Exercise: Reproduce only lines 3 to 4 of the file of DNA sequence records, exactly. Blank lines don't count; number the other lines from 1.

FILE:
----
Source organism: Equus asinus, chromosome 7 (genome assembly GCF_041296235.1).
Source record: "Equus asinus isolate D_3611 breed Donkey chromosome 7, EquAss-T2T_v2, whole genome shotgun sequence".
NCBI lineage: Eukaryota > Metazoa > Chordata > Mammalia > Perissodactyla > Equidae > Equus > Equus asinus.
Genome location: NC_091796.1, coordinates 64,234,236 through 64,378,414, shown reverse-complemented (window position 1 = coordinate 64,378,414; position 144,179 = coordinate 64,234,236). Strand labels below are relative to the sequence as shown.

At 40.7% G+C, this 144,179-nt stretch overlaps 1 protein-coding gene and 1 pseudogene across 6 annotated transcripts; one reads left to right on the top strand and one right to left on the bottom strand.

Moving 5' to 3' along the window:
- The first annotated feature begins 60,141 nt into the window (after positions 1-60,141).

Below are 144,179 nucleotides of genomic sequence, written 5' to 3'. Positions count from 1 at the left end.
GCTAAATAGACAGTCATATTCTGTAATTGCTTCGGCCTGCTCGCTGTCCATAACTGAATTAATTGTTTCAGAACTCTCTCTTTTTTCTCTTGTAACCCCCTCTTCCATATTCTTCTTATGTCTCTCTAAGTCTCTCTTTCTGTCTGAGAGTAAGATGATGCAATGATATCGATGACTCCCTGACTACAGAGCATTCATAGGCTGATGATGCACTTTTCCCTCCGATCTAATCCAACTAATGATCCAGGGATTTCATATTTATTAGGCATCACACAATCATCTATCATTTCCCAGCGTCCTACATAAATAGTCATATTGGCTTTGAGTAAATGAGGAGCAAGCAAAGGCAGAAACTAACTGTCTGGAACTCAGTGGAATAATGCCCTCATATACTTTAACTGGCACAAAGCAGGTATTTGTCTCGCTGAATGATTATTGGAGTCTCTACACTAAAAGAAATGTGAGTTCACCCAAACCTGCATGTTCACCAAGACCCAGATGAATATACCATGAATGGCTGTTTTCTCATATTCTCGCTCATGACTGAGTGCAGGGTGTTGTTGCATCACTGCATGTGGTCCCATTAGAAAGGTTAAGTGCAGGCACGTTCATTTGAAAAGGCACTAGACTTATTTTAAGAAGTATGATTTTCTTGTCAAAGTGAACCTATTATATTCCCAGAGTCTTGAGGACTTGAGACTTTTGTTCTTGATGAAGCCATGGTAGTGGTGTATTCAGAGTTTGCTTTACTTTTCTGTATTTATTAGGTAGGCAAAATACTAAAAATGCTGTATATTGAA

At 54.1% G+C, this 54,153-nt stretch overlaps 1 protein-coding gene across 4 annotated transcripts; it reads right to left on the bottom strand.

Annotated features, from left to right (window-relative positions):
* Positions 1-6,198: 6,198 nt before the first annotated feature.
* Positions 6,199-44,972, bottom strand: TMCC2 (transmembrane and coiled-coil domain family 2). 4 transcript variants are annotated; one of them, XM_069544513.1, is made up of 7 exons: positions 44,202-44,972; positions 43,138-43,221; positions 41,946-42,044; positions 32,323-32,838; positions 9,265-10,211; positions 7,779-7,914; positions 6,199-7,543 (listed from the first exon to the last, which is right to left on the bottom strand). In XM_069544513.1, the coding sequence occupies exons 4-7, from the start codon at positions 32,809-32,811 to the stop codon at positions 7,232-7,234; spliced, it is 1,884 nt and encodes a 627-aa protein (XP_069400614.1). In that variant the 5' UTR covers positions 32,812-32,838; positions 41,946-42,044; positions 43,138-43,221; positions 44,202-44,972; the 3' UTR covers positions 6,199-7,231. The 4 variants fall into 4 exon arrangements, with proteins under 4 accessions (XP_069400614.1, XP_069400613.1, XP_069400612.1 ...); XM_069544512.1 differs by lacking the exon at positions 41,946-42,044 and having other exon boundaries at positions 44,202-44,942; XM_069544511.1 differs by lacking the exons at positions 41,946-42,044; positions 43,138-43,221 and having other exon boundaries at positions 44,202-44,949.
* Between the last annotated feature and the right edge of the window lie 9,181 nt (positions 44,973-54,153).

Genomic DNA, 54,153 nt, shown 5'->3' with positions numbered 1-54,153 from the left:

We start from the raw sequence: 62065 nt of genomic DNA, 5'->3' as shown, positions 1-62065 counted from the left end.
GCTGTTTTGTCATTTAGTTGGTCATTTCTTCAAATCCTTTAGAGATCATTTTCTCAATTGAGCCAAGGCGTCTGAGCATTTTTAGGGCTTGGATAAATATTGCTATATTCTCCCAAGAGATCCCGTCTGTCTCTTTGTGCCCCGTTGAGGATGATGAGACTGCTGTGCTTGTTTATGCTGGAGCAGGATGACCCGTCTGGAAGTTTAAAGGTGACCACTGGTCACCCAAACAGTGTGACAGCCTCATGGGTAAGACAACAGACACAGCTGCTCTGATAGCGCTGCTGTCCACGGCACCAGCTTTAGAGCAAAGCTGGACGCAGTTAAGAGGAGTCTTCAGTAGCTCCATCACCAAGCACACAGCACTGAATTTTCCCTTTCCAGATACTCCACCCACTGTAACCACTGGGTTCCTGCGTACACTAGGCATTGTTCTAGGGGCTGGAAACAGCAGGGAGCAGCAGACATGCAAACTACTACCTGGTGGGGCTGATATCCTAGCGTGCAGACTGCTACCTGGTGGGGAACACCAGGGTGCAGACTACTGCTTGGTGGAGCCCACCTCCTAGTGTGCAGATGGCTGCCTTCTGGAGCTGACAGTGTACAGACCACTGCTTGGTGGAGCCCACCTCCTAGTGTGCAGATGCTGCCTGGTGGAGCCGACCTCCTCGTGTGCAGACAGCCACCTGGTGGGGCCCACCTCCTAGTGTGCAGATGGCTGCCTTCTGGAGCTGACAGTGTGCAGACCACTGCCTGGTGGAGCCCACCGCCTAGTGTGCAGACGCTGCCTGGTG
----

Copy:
NCBI lineage: Eukaryota > Metazoa > Chordata > Mammalia > Perissodactyla > Equidae > Equus > Equus asinus.
Genome location: NC_091796.1, coordinates 64,234,236 through 64,378,414, shown reverse-complemented (window position 1 = coordinate 64,378,414; position 144,179 = coordinate 64,234,236). Strand labels below are relative to the sequence as shown.